Vital records are government-maintained records of births, deaths, marriages, and divorces. However, these records are divided into two different categories, genealogical and non-genealogical vital records, based on how much time has passed since the record was first filed.
In general, records are considered non-genealogical if they were filed within the time frame listed below:
- Births – 80 years
- Marriages, domestic partnerships, and civil unions – 50 years
- Deaths – 40 years
Nearly every state has closed non-Genealogical vital records, which means that they can only be accessed by the person on record and select family members. This is because they are considered legal documents and can be used to prove an individual’s identity and citizenship. However, once the amount of time listed above has passed, they typically become public record and can be accessed by anyone.
Accessing non-genealogical records
Most states allow you to access the non-genealogical records of immediate family members. If you qualify, you can make an official request for a copy from the Vital Records Office in the state where the record was initially filed, using the following information:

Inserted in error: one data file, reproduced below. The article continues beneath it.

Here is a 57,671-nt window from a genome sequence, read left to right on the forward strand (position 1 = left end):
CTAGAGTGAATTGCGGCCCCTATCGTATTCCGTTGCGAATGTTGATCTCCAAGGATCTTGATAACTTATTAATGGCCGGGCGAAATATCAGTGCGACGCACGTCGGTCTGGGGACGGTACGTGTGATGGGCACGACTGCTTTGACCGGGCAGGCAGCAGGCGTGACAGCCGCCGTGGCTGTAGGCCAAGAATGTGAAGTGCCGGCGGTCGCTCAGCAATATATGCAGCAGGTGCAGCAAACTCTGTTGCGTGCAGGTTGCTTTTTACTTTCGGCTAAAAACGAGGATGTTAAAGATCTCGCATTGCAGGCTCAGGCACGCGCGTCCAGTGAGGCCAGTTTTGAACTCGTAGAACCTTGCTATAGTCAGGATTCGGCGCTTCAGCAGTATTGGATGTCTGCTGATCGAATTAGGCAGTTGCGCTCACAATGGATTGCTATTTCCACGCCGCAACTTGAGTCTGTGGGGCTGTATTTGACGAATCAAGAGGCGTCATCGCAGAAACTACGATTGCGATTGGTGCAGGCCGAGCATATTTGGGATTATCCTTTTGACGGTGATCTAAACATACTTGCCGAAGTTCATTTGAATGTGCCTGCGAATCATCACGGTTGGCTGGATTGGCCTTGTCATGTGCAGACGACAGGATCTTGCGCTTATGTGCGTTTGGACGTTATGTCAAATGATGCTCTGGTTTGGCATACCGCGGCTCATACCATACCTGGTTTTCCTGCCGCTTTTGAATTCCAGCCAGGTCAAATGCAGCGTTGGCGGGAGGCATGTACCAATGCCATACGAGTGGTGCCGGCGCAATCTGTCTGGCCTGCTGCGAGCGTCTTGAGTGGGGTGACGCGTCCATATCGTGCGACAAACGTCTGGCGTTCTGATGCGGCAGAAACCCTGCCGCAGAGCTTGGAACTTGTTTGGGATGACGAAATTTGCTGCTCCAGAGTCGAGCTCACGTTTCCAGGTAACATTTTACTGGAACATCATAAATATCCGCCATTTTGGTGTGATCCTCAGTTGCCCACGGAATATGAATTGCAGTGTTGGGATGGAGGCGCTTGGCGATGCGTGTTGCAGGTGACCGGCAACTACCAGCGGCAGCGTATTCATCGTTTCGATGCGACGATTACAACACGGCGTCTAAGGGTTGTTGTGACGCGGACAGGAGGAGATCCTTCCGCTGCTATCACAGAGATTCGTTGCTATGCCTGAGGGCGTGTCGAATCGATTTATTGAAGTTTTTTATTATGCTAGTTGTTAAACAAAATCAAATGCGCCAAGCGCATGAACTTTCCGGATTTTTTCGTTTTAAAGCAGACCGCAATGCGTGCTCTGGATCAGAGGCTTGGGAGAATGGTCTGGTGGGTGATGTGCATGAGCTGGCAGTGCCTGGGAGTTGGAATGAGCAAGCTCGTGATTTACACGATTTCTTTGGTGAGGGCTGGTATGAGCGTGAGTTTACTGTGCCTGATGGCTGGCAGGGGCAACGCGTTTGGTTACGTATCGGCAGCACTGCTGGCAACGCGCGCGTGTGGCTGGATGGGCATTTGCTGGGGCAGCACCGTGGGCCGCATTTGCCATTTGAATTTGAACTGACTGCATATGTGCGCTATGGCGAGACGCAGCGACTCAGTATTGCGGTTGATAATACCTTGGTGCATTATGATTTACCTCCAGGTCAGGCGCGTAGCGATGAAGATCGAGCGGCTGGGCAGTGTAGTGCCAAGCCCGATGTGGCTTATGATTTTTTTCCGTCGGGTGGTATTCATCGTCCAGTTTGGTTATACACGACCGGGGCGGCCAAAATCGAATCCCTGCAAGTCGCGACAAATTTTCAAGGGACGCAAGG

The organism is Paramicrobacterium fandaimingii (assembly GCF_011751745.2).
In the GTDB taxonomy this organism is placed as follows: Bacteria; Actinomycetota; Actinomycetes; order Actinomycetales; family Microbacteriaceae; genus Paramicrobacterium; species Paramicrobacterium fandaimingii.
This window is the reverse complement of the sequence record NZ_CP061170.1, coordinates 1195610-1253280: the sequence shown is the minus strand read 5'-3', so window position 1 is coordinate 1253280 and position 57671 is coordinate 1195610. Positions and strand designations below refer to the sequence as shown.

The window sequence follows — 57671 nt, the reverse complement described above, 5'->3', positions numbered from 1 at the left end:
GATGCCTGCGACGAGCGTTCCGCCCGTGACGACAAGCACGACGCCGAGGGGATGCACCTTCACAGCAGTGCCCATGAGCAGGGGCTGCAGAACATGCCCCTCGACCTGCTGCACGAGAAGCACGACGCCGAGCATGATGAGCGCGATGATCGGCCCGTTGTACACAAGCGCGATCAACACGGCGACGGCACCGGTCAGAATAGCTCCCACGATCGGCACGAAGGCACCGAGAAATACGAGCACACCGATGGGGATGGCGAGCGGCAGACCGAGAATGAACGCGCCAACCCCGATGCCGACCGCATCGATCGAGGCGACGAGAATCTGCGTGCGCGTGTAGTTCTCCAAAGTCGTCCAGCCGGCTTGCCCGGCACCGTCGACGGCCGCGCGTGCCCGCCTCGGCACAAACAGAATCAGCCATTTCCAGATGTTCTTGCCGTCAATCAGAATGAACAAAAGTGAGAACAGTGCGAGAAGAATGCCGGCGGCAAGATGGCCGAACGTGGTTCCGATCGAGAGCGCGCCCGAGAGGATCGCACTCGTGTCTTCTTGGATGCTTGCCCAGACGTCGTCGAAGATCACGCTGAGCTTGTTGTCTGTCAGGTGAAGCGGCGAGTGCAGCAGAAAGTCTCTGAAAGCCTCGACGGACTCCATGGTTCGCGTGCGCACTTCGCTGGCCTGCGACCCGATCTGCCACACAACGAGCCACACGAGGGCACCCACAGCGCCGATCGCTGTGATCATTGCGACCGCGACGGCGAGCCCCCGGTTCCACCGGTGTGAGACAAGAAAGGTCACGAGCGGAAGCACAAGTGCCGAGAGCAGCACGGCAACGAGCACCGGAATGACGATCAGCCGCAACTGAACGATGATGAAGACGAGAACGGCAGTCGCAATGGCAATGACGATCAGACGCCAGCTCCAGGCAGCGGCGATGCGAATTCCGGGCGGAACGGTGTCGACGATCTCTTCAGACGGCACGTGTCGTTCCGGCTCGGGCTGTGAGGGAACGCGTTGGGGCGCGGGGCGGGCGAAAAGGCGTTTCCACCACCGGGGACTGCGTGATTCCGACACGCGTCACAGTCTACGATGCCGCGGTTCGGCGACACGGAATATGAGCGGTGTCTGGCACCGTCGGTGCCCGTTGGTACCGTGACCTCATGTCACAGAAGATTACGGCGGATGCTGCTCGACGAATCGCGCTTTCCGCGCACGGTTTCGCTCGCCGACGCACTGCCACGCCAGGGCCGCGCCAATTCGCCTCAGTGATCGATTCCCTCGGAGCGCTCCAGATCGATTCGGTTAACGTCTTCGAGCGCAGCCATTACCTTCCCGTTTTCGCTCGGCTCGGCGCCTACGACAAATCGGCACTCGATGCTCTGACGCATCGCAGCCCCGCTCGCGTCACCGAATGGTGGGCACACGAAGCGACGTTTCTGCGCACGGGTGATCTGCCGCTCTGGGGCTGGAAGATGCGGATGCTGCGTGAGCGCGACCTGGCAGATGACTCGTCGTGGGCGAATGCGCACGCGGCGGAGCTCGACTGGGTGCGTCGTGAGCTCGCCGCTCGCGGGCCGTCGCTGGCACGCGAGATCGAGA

- The person on record’s full, legal name
- State, county, or city where the event occurred
- Date of the event
If you are applying for a copy of a birth certificate, you may also need the individual’s parents’ full names, including their mother’s maiden name. You will need to provide a copy of your ID and payment for the processing fees along with your application. Some states also require proof of your relationship to the person on record.